*French for “Giant Macaron Fail!” But I figured the least I could do was pretty them up with a nice seasonal photograph.
I was so excited about this month’s challenge, really I was. I’ve been enviously eyeing the beautiful photos of macarons all over people’s blogs for the last little while now, but not having much of a sweet tooth, I needed the Daring Bakers gauntlet to be thrown down to give me the push I needed. I was a little apprehensive after doing a lot of reading about how difficult and temperamental they can be. But I thought that at the worst, mine might turn out a little flat, or a little browned, but otherwise reasonably resembling a macaron.
Macarons are known for their exotic flavors. I knew the DB’ers would bring it and that I’d have to be fairly creative to stand out in the crowd. I rummaged through my cupboards and came up with three flavor ideas: Malted Milk Ball, Ginger Green Tea, and Chai Pumpkin Spice. Sounds good, right? The Malted Milk Ball macarons were flavored with cocoa powder and malted milk powder and were going to be filled with a malted milk ganache. The other two were flavored with powdered dry tea, as per a suggestion from one of the folks in the DB forums. The Ginger Green Tea flavor was going to be filled with mascarpone with little bits of crystallized ginger, and the Chai Pumpkin Spice was going to be filled with cream cheese blended with pumpkin butter (this combo is really good on an English muffin, BTW.)
Why “going to be filled”, you ask? Well, all three of my batches of macarons were complete and utter failures. None of them even came CLOSE to resembling the beautiful macarons on my computer screen. (Did I mention I made THREE batches? I’m nothing if not persistent! But apparently I had some subconscious need to make good on my “I am not a baker” statement from last month.) I think I just don’t have that attention to precision and detail (or obsessiveness?) that one needs to attempt a recipe like this. My macarons were all pathetic, flat, dense little creatures, none of them rose or developed “feet”, nor did any of them have that characteristically shiny shell. Duncan of Syrup & Tang did a 5-part series on the macaron, which I read diligently (twice!), but it did not unlock any secrets as to why I failed (other than mentioning that the type of recipe chosen by DB had a 50% failure rate). I have made flourless cake and soufflés before, so I’m familiar with the “folding” technique. I know one batch was definitely overmixed, but with the others I really made an effort to thoroughly combine it without going overboard. (I have to say, though, as I was mixing, I couldn’t help thinking that I didn’t understand how 5 egg whites could possibly hold 2 cups of almond flour & 2 1/4 cups of sugar without collapsing… that’s almost a full pound of solids!) I thought my last batch (the chocolate ones) actually stood a chance; the batter looked similar to Duncan’s photo of correctly mixed batter and seemed to have the same properties. But alas, they were just as flat as the rest, if not more so.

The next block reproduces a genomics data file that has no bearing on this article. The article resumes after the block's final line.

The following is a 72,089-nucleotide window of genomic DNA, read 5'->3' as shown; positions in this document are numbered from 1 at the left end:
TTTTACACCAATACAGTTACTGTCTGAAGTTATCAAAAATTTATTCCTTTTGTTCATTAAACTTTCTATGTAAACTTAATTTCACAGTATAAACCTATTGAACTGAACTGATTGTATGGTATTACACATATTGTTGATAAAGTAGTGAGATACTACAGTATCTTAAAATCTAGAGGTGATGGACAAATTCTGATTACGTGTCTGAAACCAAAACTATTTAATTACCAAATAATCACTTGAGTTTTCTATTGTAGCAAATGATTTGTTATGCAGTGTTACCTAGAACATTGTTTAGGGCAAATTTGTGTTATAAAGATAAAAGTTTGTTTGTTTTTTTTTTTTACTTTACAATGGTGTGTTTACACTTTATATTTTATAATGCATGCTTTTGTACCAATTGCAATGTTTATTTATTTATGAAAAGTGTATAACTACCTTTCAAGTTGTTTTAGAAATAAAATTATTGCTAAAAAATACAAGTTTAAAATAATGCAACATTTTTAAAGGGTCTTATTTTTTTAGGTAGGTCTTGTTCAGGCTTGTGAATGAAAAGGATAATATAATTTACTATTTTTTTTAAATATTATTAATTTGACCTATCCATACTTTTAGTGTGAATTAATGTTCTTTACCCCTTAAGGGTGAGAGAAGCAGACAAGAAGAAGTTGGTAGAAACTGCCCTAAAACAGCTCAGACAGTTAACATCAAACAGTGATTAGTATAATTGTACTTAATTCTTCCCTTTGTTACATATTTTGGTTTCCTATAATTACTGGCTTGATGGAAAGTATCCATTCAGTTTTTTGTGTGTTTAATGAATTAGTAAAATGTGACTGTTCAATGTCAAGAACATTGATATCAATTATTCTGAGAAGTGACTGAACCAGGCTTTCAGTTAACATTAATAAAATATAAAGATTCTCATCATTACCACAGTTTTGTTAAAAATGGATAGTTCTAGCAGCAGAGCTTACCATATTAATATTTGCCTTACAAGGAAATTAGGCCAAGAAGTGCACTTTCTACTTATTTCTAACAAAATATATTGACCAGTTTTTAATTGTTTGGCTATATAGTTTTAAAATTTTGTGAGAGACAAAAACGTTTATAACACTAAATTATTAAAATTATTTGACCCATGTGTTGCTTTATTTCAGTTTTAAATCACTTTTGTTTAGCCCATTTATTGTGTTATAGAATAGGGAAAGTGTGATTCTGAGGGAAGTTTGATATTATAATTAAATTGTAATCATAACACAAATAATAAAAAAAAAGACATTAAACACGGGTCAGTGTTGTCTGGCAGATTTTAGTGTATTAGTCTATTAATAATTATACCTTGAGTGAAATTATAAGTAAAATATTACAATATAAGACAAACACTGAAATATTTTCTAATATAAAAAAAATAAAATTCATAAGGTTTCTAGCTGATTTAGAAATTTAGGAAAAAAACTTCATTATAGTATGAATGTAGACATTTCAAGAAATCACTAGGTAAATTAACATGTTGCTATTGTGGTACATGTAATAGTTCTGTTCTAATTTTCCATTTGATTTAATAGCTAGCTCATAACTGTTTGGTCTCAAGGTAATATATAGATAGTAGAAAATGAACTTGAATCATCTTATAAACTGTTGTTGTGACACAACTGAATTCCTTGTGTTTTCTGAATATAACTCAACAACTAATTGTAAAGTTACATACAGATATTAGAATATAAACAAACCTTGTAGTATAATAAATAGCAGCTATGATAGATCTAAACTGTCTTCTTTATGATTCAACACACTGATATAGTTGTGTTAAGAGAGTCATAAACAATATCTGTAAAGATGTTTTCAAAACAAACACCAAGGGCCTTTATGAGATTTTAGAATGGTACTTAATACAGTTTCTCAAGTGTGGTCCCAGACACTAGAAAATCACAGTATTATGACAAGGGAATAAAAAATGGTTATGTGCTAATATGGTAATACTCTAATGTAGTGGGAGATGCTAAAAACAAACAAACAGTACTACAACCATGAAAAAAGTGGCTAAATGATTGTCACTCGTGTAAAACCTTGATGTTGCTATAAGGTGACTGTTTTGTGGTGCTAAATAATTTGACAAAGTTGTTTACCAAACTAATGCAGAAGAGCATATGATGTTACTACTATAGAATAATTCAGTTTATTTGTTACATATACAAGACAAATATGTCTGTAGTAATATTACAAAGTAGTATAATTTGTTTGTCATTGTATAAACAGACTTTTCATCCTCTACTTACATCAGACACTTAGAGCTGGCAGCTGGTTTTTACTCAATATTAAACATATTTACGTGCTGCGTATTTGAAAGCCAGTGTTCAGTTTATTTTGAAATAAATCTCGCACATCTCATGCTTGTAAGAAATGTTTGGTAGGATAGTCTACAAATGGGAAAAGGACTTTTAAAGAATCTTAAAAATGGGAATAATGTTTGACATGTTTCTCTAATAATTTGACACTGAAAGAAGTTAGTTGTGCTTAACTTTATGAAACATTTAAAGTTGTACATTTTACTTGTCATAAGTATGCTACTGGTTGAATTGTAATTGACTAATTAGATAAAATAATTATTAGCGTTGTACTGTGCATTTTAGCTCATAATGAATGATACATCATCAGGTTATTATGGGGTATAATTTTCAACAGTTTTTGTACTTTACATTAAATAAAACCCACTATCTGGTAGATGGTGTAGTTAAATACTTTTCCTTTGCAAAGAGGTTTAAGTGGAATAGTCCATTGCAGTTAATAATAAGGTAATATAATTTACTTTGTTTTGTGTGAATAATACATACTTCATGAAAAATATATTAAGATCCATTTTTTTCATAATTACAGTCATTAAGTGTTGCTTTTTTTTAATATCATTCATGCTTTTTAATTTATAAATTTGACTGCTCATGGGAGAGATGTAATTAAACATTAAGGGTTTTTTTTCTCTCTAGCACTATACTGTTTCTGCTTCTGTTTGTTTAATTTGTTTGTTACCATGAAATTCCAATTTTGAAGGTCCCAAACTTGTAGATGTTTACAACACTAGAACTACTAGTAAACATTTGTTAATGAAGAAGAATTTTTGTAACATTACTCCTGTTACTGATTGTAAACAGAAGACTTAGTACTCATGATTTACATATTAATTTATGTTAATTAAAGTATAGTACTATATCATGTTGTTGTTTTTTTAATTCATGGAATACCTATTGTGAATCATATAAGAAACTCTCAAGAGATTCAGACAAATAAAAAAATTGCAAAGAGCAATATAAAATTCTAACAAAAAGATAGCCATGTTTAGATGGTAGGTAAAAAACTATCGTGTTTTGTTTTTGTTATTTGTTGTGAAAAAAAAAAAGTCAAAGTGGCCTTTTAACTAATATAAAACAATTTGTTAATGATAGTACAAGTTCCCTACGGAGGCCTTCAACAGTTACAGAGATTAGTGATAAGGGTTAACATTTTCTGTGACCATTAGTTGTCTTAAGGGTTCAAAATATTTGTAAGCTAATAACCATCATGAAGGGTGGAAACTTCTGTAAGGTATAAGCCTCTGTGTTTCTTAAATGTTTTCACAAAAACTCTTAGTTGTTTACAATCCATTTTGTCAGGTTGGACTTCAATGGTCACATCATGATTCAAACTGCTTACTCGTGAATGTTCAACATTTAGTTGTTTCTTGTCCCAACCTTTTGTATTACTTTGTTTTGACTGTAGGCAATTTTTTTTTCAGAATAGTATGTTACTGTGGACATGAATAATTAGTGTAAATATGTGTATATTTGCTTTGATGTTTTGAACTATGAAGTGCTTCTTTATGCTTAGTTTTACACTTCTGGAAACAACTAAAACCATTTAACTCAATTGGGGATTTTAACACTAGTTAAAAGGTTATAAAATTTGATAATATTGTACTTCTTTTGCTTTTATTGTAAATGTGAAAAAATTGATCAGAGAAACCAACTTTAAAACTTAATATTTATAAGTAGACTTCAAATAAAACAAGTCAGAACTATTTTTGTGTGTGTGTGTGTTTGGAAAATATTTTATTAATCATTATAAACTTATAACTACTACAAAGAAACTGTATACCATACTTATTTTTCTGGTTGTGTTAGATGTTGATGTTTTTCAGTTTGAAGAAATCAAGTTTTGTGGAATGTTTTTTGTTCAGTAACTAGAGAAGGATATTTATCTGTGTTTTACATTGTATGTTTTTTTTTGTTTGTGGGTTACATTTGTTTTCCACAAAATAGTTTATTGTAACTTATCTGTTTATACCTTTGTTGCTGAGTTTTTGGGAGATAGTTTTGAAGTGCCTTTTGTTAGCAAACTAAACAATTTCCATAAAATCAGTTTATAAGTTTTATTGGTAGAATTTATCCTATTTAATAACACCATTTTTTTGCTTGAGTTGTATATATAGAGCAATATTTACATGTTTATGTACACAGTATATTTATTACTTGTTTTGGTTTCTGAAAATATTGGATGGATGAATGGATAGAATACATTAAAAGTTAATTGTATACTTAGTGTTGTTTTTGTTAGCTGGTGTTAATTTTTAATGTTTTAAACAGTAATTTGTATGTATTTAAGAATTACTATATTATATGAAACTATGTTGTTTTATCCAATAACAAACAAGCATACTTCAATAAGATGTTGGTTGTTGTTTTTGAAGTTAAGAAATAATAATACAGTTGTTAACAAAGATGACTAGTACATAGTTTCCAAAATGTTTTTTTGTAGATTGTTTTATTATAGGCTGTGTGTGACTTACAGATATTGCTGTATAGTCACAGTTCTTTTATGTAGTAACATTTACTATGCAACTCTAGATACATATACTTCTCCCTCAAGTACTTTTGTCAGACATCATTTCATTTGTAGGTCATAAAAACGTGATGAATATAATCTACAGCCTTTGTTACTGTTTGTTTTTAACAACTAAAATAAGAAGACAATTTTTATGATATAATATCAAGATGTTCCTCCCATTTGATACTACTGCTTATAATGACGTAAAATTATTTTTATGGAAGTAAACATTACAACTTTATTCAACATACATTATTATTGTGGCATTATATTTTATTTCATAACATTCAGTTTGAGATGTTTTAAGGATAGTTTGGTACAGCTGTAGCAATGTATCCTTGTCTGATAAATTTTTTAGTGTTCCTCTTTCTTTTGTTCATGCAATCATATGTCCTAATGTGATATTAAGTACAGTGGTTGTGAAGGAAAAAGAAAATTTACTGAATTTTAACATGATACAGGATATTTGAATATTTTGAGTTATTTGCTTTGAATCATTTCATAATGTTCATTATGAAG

I really wish I could have had time to try again and get it right, but I just don’t have the resources (time OR money- that almond meal was $10 a bag!). I don’t think I’ll ever attempt to make macarons again unless I can get a tutor to come to my house. Any volunteers?
The 2009 October Daring Bakers’ challenge was brought to us by Ami S. She chose macarons from Claudia Fleming’s The Last Course: The Desserts of Gramercy Tavern as the challenge recipe.
P.S. I gave the ginger-green tea flavor a second life as a batch of cupcakes. I don’t even love cupcakes but I felt I had to redeem myself after the total failure of the macarons! I took a standard yellow cake recipe, added two teabags of Tazo Ginger Green Tea that had been ground to powder in a coffee mill, and topped them with a lightly sweetened whipped cream/ mascarpone and chopped candied ginger. I don’t have much of a sweet tooth so these were perfect for my taste- an ever-so-slight bitter edge from the tea and a warm kick from the ginger.